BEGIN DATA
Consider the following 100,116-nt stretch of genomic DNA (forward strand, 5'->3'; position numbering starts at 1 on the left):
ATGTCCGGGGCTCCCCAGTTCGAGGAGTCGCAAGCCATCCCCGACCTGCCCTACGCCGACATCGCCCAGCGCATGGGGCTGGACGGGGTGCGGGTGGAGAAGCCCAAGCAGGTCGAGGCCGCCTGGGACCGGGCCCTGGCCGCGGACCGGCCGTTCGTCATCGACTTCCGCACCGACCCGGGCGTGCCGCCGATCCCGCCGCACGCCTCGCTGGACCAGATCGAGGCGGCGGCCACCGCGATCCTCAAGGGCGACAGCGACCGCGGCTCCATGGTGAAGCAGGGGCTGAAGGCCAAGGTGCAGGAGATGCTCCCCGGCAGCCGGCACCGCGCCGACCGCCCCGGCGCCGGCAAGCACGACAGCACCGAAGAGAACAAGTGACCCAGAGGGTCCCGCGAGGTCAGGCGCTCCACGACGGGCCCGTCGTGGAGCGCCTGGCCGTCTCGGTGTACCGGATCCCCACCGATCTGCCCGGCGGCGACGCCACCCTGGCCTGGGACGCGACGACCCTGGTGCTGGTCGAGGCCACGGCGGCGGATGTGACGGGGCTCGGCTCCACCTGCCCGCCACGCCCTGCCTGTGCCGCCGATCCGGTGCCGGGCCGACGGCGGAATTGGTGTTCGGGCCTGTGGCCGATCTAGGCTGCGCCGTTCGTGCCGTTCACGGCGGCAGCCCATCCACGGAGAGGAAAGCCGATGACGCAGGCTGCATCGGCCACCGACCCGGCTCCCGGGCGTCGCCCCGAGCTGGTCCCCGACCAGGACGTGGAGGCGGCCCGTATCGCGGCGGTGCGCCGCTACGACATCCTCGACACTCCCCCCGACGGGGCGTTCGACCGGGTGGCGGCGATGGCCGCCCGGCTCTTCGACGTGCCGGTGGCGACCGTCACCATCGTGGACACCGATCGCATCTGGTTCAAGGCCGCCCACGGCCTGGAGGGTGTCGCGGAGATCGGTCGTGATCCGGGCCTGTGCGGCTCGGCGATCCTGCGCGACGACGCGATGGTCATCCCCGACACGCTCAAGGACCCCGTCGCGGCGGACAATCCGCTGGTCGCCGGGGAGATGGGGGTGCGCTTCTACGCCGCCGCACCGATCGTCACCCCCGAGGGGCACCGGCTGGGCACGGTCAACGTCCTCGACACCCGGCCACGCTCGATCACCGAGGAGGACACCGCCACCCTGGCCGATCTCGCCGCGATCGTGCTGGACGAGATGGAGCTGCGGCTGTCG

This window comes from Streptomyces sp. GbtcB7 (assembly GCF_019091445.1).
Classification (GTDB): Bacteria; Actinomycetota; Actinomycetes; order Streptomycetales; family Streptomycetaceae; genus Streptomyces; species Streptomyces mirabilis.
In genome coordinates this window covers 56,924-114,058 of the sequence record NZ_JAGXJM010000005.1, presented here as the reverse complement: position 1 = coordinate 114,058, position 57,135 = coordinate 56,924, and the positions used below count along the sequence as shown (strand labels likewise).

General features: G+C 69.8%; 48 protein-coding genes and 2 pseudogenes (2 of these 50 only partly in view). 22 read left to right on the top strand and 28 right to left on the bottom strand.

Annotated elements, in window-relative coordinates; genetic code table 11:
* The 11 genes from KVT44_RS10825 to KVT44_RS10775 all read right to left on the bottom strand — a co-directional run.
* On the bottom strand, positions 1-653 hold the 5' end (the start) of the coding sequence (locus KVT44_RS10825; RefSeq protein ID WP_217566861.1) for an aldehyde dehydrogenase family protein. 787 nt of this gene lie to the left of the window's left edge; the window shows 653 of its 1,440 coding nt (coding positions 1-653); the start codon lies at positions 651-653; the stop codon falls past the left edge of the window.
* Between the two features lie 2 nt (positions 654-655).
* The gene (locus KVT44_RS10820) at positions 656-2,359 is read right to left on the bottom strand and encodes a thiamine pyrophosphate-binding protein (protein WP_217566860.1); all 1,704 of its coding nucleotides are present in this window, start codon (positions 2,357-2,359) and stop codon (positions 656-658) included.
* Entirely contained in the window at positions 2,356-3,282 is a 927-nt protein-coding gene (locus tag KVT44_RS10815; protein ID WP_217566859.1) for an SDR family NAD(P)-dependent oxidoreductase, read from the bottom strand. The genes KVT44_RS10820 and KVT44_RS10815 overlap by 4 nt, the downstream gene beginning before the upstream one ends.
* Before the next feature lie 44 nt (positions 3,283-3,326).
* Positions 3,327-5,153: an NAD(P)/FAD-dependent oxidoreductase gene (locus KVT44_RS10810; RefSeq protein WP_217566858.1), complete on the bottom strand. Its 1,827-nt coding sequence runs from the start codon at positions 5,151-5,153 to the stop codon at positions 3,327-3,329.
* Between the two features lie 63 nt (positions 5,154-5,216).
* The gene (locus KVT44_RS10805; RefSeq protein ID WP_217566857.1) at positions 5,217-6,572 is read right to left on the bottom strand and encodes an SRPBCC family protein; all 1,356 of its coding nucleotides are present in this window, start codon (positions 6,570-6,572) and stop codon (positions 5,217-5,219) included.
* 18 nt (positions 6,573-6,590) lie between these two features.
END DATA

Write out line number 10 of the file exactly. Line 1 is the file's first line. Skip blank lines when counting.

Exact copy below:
* Between the two features lie 2 nt (positions 654-655).